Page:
Subscribe to our RSS feed

The Latest Stories By Guest Authors

  • HIV is an apt teacher
  • Are we losing our passion as AIDS activists?
  • The end of the end of AIDS
  • Larry Kramer's open letter to billionaire Trump supporter Steven Roth
  • Long-acting injectable drugs work well for HIV maintenance therapy

Revolving Door


HIV is an apt teacher

Monday, 29 August 2016 Written by // Guest Authors - Revolving Door Categories // Social Media, African, Caribbean and Black, Gay Men, Living with HIV, Opinion Pieces, Revolving Door, Guest Authors

From Toronto, guest author Colin Johnson on some of the life lessons his HIV journey has taught him

HIV is an apt teacher

It was on April 20th 1984, at 3:24 pm in Toronto, Ontario at my regular check up that my family doctor (a friend of my father’s) informed me that I had tested positive for HIV and that he could no longer be my physician. 

I was aware of the horror stories in the media emanating from the US: pictures of young men wasting away from unpronounceable cancers, skin disorders, brain diseases and dying, many alone, having been disowned by their families. Many families were finding out for the first time that their sons were gay.

What made matters worse for me was that I was Black, homosexual and Jamaican. I knew that I would receive no support from the African, Caribbean and Black community. In fact the only statement by our community leaders and pastors was that AIDS was God’s punishment for our homosexual acts.

I cursed, not in any specific order, the Gods, fate and the person who infected me for placing me in this predicament. According to the medical “experts” I had at most three years to live so like so many diagnosed in the early eighties I quit my job and cashed in my pension.

My aim? To live the rest of my life to the fullest.

Some weeks later in a bar in downtown Toronto I blubbered to a friend what I’d discovered. He too was poz. There were no medications, no AIDS Service Organizations (ASOs). We became each others' support; self-care became our motto. Eating right, taking vitamins, cod liver oil, partying less, sleeping but self-medicating, coke being my drug of choice.

"I knew that I would receive no support from the African, Caribbean and Black community. In fact, the only statement by our community leaders and pastors was that AIDS was God’s punishment for our homosexual acts."

I finally informed my father about my condition. To my shock, his being old-school Jamaican, his only question was “How can we help?” I’m not going to lie, I broke down and cried.

Hearing of AZT in the US my parents arranged for me to get it. I was lucky in that unlike many others I didn’t have to wear layers of clothing to cover up weight loss or make up for skin conditions. But I’m sure I put the Colgate kids through university with all the toothpaste I was using, my attempt to delay “thrush”.

With friends and acquaintances dying all around me I became an activist, fighting for access to HIV drugs. I guess it was my “screw you” to the universe when I turned to crime. I got caught and spent time as a guest of Her Majesty the Queen.

New medications came along and then a new doctor started volunteering with ASO’s. That brings me to present day. I’m not saying life’s perfect, far from it. I have good days and bad and I have to see the “vampires” every 3 months. Unlike many, instead of taking fewer pills I take more but I’m ALIVE thirty-three years later. Something I never thought would happen.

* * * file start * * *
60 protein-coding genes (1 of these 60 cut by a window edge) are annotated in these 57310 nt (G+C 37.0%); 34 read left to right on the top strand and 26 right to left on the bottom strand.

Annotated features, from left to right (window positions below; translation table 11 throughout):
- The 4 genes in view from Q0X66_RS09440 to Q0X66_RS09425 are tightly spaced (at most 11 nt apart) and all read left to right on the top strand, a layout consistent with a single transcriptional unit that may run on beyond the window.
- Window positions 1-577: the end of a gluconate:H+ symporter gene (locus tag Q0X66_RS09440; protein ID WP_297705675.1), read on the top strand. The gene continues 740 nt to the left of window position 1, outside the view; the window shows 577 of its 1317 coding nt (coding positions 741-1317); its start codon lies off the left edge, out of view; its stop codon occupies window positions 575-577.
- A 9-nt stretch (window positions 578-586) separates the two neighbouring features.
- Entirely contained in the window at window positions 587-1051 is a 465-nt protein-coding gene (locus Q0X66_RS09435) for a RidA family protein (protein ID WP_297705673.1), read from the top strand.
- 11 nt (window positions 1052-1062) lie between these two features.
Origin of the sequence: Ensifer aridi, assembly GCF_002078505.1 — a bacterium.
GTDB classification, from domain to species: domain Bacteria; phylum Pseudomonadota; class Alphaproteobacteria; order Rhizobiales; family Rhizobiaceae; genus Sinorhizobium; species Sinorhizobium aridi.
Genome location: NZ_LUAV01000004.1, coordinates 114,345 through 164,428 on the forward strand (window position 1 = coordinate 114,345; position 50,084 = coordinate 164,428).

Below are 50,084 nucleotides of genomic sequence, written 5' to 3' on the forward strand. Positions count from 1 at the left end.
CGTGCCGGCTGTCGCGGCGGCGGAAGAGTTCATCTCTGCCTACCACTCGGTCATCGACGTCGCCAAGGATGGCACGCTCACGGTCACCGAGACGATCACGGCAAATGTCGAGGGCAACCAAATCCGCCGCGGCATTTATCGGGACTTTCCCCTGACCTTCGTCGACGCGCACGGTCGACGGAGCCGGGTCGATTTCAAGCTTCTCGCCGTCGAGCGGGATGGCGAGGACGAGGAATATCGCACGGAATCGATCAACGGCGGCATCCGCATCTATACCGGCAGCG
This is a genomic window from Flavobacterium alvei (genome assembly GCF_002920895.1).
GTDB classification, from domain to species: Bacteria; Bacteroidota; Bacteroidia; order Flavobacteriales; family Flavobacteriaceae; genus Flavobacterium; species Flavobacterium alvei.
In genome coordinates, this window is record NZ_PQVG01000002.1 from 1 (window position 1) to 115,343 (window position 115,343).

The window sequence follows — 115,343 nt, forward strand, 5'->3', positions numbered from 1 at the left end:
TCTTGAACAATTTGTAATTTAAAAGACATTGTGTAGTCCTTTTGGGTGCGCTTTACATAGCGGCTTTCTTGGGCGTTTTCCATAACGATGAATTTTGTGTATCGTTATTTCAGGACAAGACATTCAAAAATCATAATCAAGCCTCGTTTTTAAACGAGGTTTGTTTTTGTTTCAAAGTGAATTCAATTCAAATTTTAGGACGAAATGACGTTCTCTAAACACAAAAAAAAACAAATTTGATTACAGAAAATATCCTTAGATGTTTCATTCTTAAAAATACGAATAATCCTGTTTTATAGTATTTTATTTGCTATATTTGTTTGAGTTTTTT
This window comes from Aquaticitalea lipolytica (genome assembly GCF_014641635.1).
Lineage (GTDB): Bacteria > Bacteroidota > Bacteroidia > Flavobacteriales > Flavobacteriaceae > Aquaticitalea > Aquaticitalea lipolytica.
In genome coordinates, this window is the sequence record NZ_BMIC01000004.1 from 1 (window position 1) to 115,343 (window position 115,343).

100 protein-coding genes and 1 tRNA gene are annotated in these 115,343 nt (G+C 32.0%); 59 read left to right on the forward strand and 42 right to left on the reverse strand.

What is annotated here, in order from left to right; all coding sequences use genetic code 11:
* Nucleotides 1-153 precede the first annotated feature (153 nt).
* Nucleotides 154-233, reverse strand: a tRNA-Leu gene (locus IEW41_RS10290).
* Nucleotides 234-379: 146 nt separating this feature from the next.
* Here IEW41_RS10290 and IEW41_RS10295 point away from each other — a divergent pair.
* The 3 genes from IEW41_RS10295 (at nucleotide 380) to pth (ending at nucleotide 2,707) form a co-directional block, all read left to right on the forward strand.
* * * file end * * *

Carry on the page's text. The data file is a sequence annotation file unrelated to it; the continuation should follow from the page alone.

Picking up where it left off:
I’ve come to understand that depression and erectile dysfunction are part of my life but that keeping a positive attitude is the golden rule.

Lessons learned: I have a new community, making friends is still difficult having lost all my posse over the years. Take my meds and if possible keep at least one month’s supply in reserve because you never know what will happen. Keep aware of innovations with medication and research. Be honest with your medical providers but remember it’s your body, your life. If you’re not comfortable with a medication/suggestion, ask for a second opinion. It’s your right.

HIV is part of my life, I’ve been poz longer than I wasn’t but it doesn’t define me. Try not to be judgmental, HIV doesn’t discriminate. Share your lived experience but don’t preach. HIV has become my frenemy but it’s made me understand myself better, my priorities are better defined. Most importantly I‘ve learned that you should seek assistance when needed because we’re not alone. My greatest support comes from my sister to whom I’m eternally grateful.

About the author: Born in Jamaica in 1958. Emigrated to Canada in 1972.  Advocate for gay rights from 70’s. Has held various positions with provincial, municipal and federal governments in Canada. Diagnosed HIV+ in 1984, recommitted to battling HIV discrimination and stigma.

Has volunteered with various AIDS Service Oranizationss in Toronto; presently attached to Fife House as facilitator for volunteer training and Peer KTE officer. Also facilitates at the OHSUTP (Ontario HIV and Substance Use Program). 

He continues to advocate for human rights especially where it impacts Black and gay issues. He sits on the GIPA/MIPA committees of BlackCAP and Fife House as well as the OAN (Ontario AIDS Network) Board of Directors. 

Bibliophile and lover of TV, movies and film especially action and Sci-fi.